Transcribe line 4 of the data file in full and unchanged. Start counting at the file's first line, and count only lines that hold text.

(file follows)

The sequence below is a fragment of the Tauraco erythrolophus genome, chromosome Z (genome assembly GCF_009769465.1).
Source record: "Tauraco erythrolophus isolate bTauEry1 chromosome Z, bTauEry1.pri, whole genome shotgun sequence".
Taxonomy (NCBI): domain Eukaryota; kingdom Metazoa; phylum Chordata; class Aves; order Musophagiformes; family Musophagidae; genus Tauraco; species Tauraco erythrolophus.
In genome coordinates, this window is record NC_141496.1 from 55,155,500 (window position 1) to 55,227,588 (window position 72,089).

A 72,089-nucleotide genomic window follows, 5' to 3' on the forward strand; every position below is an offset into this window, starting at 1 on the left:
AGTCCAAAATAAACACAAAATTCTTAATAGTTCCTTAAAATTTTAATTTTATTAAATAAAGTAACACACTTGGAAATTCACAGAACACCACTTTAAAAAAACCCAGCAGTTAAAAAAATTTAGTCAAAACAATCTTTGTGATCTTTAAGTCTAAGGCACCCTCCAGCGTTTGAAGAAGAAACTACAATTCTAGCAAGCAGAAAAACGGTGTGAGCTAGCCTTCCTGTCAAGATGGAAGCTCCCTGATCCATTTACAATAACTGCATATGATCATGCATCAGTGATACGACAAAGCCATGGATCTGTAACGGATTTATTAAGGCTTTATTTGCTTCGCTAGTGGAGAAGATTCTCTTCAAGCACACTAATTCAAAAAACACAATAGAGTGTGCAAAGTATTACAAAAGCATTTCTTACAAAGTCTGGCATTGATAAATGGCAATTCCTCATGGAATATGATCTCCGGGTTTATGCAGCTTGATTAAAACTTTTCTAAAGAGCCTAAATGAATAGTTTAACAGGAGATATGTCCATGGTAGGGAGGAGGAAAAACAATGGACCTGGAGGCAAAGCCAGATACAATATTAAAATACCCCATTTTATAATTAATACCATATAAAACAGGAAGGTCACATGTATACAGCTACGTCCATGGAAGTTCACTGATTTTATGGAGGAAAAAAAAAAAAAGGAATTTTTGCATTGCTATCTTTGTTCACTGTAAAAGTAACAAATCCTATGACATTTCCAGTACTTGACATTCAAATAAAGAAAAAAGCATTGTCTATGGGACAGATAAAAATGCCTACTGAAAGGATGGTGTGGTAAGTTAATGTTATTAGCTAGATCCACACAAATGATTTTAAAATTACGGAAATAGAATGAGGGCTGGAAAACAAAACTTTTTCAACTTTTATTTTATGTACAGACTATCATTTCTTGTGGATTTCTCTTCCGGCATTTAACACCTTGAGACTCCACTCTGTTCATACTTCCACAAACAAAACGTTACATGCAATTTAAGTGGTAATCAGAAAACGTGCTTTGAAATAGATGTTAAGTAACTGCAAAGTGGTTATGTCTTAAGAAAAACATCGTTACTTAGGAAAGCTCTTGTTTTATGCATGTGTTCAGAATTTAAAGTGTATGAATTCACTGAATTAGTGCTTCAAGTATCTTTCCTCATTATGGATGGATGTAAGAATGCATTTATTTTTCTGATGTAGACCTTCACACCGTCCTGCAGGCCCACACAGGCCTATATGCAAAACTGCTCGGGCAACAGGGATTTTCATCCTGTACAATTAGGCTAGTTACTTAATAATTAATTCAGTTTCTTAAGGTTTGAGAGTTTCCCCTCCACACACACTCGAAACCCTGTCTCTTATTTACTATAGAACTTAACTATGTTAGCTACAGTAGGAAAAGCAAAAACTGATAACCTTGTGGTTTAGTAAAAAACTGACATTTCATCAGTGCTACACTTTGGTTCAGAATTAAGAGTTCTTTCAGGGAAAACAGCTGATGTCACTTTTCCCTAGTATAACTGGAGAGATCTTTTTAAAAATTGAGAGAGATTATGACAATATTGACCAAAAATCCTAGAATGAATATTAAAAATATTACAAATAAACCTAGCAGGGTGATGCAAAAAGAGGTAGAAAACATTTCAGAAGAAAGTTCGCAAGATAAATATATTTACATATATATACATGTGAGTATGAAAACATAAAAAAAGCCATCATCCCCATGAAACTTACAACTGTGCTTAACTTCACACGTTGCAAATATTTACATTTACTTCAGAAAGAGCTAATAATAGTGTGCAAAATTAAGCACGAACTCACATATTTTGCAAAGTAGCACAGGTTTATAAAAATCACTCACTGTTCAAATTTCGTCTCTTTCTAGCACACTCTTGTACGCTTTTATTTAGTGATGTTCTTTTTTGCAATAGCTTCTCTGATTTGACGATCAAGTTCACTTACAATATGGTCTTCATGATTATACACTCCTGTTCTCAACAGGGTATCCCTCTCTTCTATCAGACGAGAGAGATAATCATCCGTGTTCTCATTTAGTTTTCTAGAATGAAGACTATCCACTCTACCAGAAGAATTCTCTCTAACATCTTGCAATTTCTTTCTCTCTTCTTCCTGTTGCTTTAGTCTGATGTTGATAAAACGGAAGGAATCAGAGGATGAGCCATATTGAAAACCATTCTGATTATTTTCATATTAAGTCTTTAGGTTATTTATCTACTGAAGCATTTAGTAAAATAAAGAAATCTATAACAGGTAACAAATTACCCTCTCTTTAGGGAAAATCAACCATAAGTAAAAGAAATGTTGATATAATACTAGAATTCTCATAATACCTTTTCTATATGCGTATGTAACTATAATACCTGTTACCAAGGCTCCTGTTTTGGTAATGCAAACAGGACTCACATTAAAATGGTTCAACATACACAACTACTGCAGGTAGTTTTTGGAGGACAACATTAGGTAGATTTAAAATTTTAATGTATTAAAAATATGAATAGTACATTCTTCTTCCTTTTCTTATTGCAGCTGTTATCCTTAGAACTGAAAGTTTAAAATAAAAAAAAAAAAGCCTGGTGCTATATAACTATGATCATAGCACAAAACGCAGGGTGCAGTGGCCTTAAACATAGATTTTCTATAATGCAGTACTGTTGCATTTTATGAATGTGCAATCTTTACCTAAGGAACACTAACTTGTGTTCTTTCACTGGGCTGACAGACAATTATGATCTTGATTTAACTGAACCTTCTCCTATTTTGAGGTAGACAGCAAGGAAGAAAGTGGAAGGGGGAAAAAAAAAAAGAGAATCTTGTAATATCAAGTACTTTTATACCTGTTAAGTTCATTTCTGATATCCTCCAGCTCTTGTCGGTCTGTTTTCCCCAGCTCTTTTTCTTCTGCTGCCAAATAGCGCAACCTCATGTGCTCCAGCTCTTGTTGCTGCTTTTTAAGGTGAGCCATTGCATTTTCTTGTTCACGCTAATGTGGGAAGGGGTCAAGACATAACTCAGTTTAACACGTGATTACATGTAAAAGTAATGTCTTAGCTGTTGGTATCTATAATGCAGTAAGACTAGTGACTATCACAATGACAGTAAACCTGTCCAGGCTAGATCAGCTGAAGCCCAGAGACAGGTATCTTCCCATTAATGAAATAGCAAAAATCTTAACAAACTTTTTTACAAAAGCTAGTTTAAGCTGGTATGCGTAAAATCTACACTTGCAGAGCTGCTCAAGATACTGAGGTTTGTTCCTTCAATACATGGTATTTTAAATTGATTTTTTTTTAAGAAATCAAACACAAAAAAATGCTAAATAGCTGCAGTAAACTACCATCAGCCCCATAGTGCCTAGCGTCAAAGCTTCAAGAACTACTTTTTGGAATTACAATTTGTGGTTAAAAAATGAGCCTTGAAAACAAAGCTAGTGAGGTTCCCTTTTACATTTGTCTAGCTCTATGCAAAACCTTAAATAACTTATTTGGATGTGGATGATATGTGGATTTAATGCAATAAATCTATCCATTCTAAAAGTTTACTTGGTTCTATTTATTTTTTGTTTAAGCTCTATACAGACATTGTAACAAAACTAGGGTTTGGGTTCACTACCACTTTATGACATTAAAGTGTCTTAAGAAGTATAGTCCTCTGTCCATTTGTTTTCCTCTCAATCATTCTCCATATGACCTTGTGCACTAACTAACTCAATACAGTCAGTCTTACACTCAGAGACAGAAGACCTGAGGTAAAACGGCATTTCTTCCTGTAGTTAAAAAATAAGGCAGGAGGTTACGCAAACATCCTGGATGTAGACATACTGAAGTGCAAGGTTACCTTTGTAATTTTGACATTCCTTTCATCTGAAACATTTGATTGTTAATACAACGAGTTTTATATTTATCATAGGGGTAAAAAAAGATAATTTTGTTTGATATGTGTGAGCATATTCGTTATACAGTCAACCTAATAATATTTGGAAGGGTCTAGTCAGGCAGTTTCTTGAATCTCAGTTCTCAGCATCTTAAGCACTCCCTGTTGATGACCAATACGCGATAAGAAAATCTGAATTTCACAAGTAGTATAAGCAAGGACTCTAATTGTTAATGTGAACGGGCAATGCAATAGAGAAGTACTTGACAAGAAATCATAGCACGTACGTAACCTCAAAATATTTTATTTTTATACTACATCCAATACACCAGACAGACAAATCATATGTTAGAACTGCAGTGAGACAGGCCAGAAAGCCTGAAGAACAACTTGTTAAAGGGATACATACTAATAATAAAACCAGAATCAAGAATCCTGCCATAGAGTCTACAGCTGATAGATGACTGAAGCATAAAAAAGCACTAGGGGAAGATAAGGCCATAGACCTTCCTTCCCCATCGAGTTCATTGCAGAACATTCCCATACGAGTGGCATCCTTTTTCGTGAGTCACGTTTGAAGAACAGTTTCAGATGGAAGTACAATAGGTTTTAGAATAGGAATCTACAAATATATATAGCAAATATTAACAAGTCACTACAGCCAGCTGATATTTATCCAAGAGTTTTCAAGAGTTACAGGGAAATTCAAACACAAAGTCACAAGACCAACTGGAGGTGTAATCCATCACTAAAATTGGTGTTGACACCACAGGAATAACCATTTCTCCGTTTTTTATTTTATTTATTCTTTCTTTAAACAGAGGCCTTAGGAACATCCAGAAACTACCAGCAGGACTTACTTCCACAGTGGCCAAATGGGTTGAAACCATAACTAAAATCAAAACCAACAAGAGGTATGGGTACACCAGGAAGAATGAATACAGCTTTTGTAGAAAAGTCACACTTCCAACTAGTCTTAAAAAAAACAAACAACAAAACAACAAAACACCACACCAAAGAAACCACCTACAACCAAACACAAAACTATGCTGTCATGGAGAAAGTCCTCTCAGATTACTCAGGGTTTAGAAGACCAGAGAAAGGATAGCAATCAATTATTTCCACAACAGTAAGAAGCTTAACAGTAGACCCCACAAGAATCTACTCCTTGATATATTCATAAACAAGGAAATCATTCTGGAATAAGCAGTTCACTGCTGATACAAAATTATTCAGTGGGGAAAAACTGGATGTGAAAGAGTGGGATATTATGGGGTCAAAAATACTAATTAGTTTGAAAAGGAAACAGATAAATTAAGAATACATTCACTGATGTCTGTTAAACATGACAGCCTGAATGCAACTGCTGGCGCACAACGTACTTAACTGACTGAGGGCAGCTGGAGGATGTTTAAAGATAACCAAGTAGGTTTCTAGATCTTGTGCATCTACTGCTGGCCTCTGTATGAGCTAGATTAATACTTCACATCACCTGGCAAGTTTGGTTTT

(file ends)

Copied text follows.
In genome coordinates, this window is record NC_141496.1 from 55,155,500 (window position 1) to 55,227,588 (window position 72,089).